Shooting for the NY Times Magazine

A reader sent me a link to a NY Times Magazine piece where photographer Simon Norfolk talks about several of the shoots he’s done (here). There’s good insight to his approach on each story but I love to read between the lines as he tells us about shooting this Sunday’s Perfect Drought story. He describes the photos as “Illustrative of the facts,” for a conventional story where “the pictures sit closely to the text.”

Sure, it’s a job, but handing someone a story and telling them to go shoot all the plot points seems so two dimensional to me. That story should have gone in the newspaper not the magazine.

Fly’n Photographers

A reader asks me about sending people all over the world to shoot jobs when many times perfectly capable photographers are already there. This mirrors another comment about Vanity Fair sending someone from NY to Durham, NC to shoot a picture of a house.

I’ll start with VF. I didn’t see the piece but I’d be willing to bet when they first conceived of the photography they were thinking the house could be the lead image and as is the case with many, many, stories that are handed to me where the events have already taken place the image you think will be the lead never ends up there. In fact my whole strategy in a situation like this is to figure out what CAN be photographed and attach a great photographer who can make something dynamic out of it because the competition is going to be some matter-of-fact AP image or mug shot that may be sensationalist but does nothing to further the story and reads more like evidence. Editors are fine with this.

As a side note, it’s beyond my comprehension why anyone would buy a magazine to see matter-of-fact photography. It’s available everywhere all the time.

With regards to flying photographers from NY or LA to another country it comes down to trust. There’s a formula that my gut calculates for me in situations like this where x is the cost of plane ticket and hotel and y is the chance a photographer already living there whos work you like will fail and z is the cost of a reshoot and n squared is the number of failed shoots that have occured in the last 3 months and p is the current level of trust the Editor and Creative Director have in my skills as a DP. Phew. That a nasty algorithm that, as you may have guessed, works about as good as google image search.

Anton Corbijn is the MAN

- - Photographers

Like usual Hetherington got the drop on me about Anton Corbijn’s movie but since he’s finally finished (here) maybe he’ll start shooting editorial jobs again.

What’s it like to work with Anton? Crushing.

Remember the photographer who sends one amazing print after a shoot is done? Anton sends 6 or 12. And, each and every one is the greatest photograph you have ever witnessed.

I’m not even talking about the printing technique. I’m talking about what’s in the pictures. I was shocked to discover, after my first shoot with Anton, that his skills lied not in his powerful style but in his ability to create instant timeless, iconic images.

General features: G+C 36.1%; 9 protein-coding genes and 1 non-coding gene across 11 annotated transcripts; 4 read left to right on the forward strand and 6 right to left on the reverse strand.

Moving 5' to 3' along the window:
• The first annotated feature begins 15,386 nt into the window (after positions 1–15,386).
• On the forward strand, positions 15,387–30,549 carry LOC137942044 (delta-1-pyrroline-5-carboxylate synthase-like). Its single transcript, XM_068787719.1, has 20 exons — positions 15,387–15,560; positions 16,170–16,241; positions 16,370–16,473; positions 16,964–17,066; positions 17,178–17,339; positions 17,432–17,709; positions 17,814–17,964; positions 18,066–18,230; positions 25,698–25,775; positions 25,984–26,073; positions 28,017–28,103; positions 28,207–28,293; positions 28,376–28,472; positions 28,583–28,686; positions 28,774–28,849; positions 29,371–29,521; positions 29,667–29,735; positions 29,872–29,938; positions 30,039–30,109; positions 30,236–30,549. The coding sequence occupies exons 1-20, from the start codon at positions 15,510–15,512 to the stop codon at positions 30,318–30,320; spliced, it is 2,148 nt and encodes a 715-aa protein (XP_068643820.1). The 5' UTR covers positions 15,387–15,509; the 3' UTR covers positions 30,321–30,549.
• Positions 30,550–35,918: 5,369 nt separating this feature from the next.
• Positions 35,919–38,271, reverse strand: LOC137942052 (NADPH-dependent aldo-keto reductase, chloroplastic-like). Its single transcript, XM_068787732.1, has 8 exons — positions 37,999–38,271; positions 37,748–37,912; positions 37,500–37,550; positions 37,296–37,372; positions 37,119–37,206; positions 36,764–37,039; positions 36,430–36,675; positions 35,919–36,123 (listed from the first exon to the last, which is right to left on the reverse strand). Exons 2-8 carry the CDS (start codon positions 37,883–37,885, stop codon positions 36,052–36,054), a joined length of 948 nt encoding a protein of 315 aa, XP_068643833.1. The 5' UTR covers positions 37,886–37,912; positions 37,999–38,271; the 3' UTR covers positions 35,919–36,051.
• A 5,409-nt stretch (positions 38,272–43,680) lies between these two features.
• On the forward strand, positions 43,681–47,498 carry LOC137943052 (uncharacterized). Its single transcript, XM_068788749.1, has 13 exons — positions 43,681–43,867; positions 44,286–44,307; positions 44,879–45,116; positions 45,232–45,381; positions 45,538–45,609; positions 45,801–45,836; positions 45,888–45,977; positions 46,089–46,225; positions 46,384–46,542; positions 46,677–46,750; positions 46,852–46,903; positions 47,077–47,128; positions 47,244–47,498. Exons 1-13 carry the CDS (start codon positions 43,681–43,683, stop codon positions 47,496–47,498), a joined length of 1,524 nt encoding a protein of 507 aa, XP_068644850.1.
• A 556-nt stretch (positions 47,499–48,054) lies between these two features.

The crushing part? No matter what 4 or 5 you pick to publish there are 4 or 5 more that are better, sitting in the box.

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LA or NY. Pick One.

- - Photoshoot

Attention photographers living simultaneously in LA and NY (sometimes Europe) I know you have a house in one of these towns. Which one is it?

I know, I know, you don’t want to be left out of the jobs in NY or LA just because you don’t live there but honestly, if the budget exists and you are indeed the perfect photographer for the job I will fly you there.

But, when I have a job with no budget to fly or hotel a photographer it would be nice to know where you are.

Lately, everytime I call one of these photographers they’re in the wrong town and I’m suddenly adding a plane ticket to the shoot budget. Aaaaaargh!

Rich Media is a Part of Your Future

- - Websites

In the comments Bruce DeBoer turned me on to photojournalist Pat Davison who has a rich media presentation that everyone has to see called Undying Love (here). It’s NSFW unless you want people to see you blubbering at your desk staring at the computer screen, which I might add I often do but that mostly has to do with budget and page counts not powerful photography.

If you’ve ever met Brian Storm of Mediastorm he will tell you that rich media is a large part of the future for photographers which I sort of buy into and even more so after seeing Pat’s website and again even more after finding out Magnum has something called Magnum in Motion (here) where they produce these types of presentations.

Check out Dennis Stock’s show where he talks about shooting James Dean (here). Good stuff for working photographers.

As much as I enjoy looking at photography without some dude telling me whats going on in this picture and what happened here sometimes I just want to kick back and watch the images go by.

Greatest Job on Earth (my editor would kill me for writing a headline this bad)

Why, in thee hell, does everyone want to become a photographer?

Maybe it’s because if you make it into the elite group of heavy hitters you will become rich, make your own hours and endlessly satisfy your need to shoot pictures.

Land a huge pharmaceutical job? Guess what, you’re going to get paid a $350,000 creative fee.

Tired of working? Block out your calendar for a month long vacation.

Want to be creative? Cherry pick the editorial jobs with cool subjects and assert complete creative control.

Don’t believe me? I have evidence to back every single one of those statements.

It’s certainly getting harder for people to make it in this industry and there’s some nasty shit that goes down sometimes but guess what? I meet with people every week who are having the time of their lives (I know, I know, goddam jerks).